Conventional sample preparation, converting DNA from a saliva sample, for example, into something that can be fed to a sequencing machine, relies on a liquid-handling robot. It is essentially a mechanical arm equipped with pipette tips that moves liquid samples to plastic plates and other instruments placed on the deck. These systems involve multiple fluidic transfers that lead to poor utilization of reagents and samples, which means less DNA sequenced. Moreover, they are systems of separate data silos that lack integration and rely on expensive consumables.

Unlike traditional liquid-handling automation, the suite of solutions developed by MIT Media Lab spinoff Volta Labs provides end-to-end integration for a wide variety of workflows. It’s a sleek alternative to costly liquid handling machines and manual pipetting. “Our technology is a small-scale, benchtop device that is low-cost and has minimal consumable usage, enabling rapid and flexible composition of new biological workflows,” says Volta Labs co-founder and Head of Engineering Will Langford SM ’14, PhD ’19.

The Volta platform is based on digital microfluidic technology developed at MIT by Langford’s co-founder, Volta Labs CEO Udayan Umapathi SM ’17. The core principle behind the innovation is called electrowetting. It allows its users to manipulate droplets around a printed circuit board to perform biological reactions, automating from raw sample to prepared library that can be run on a sequencing machine.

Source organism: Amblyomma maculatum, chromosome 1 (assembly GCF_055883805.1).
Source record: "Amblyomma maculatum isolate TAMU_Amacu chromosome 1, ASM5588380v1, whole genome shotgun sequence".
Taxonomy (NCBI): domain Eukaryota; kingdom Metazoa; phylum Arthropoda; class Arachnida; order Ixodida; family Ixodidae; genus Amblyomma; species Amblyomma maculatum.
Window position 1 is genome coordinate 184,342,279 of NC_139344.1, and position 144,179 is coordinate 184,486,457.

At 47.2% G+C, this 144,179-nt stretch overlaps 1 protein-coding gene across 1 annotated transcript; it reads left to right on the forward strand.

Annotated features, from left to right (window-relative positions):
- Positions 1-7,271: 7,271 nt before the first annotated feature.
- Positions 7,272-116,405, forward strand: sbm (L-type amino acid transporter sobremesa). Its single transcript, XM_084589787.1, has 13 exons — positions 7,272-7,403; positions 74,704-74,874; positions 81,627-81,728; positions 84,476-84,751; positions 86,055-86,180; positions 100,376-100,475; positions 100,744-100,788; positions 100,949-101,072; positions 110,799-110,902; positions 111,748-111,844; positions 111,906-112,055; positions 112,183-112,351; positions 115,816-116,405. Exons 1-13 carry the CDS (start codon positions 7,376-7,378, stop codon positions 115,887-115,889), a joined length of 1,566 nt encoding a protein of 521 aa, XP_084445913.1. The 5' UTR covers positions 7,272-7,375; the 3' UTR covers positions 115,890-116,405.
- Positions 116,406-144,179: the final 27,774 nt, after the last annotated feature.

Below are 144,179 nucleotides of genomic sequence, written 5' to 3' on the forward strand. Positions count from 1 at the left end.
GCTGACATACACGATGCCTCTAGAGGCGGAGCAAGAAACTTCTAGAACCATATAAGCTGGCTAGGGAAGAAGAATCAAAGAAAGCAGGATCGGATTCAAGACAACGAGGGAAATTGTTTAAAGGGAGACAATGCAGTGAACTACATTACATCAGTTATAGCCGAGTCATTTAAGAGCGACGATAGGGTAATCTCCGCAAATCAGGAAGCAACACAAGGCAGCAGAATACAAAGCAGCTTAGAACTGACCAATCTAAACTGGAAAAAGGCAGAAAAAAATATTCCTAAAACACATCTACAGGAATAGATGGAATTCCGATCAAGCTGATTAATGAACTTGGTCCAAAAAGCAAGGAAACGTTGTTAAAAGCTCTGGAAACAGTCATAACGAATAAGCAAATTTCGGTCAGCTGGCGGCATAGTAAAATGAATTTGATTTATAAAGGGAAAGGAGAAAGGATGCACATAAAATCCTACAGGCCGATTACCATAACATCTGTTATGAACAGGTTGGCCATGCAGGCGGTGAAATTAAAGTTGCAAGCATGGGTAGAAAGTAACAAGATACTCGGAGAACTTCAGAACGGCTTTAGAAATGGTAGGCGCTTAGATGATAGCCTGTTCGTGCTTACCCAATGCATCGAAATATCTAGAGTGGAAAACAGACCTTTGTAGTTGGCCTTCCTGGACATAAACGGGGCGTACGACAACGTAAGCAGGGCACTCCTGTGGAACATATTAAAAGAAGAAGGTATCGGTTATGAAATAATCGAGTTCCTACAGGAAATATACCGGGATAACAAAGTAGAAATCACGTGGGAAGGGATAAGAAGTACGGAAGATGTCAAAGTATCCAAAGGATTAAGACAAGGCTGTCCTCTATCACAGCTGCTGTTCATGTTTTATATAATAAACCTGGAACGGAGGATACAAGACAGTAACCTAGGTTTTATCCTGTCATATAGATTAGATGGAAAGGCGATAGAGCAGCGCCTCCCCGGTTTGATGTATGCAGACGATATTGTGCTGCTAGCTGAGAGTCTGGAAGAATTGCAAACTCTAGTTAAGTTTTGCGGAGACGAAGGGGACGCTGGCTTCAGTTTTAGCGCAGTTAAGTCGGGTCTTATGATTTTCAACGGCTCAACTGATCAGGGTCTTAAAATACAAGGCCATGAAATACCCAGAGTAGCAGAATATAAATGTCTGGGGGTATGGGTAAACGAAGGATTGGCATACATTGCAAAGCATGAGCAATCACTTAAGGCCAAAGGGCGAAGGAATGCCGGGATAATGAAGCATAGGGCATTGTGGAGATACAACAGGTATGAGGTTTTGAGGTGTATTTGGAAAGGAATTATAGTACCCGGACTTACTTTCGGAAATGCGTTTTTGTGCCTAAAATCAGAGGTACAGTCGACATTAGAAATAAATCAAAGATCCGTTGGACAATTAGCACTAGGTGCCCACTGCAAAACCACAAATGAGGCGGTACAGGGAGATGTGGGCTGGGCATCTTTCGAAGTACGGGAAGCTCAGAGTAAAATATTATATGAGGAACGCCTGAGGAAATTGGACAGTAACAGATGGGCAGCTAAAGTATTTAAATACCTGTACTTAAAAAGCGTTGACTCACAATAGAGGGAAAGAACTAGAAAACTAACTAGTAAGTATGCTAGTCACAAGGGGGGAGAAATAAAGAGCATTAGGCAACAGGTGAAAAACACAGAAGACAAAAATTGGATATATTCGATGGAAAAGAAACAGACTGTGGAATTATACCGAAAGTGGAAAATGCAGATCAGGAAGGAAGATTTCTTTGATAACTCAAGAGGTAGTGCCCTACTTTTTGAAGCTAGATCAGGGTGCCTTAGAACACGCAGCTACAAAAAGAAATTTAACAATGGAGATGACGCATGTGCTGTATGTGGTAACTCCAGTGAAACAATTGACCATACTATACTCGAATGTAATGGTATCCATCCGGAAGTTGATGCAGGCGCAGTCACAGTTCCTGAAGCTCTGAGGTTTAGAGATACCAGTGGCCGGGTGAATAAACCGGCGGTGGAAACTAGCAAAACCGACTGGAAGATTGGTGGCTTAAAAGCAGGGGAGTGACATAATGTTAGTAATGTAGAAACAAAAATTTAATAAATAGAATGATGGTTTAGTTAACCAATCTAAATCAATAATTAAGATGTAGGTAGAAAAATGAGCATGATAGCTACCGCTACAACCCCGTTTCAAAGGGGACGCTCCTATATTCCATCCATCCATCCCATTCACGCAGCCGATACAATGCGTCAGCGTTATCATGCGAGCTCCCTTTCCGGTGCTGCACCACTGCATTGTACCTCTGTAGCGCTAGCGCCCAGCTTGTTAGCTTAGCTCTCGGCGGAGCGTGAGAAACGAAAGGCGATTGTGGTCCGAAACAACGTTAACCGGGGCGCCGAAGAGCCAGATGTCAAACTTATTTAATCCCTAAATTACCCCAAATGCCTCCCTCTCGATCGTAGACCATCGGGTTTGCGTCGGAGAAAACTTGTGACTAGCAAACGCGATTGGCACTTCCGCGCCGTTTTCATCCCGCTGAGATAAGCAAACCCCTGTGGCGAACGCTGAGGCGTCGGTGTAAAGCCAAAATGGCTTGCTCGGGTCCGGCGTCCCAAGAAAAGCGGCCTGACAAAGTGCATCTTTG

Umapathi arrived at the Media Lab with what he describes as “a fascination for building automation from the ground up.” Though trained as an engineer, Umapathi has applied his skills to a variety of fields. In 2015, he founded a startup that created web and physical tools to enable content creation for digital manufacturing. However, it was while working for a synthetic biology company, engineering liquid-handling systems for genome engineering solutions, that he identified the scaling up of automation as a pain point for the field.

Meanwhile, Langford spent his MIT days at the Center for Bits and Atoms, a proudly interdisciplinary program that explores the boundary between computer science and physical science. His research centered on the idea that engineering could learn from biology. Put another way, all of life is assembled from 20 amino acids, so, thought Langford, why not attempt something similar with engineering?

In practice, this meant he built integrated robots from a small set of millimeter-scale parts. “Ultimately, I was trying to make engineering more like biology,” he reflects. “I see Volta as an opportunity to flip that on its head and use automation to treat biology more like engineering. We want to give biologists tools to manipulate liquids and biological reactions at a finer granularity and with more digital flexibility.”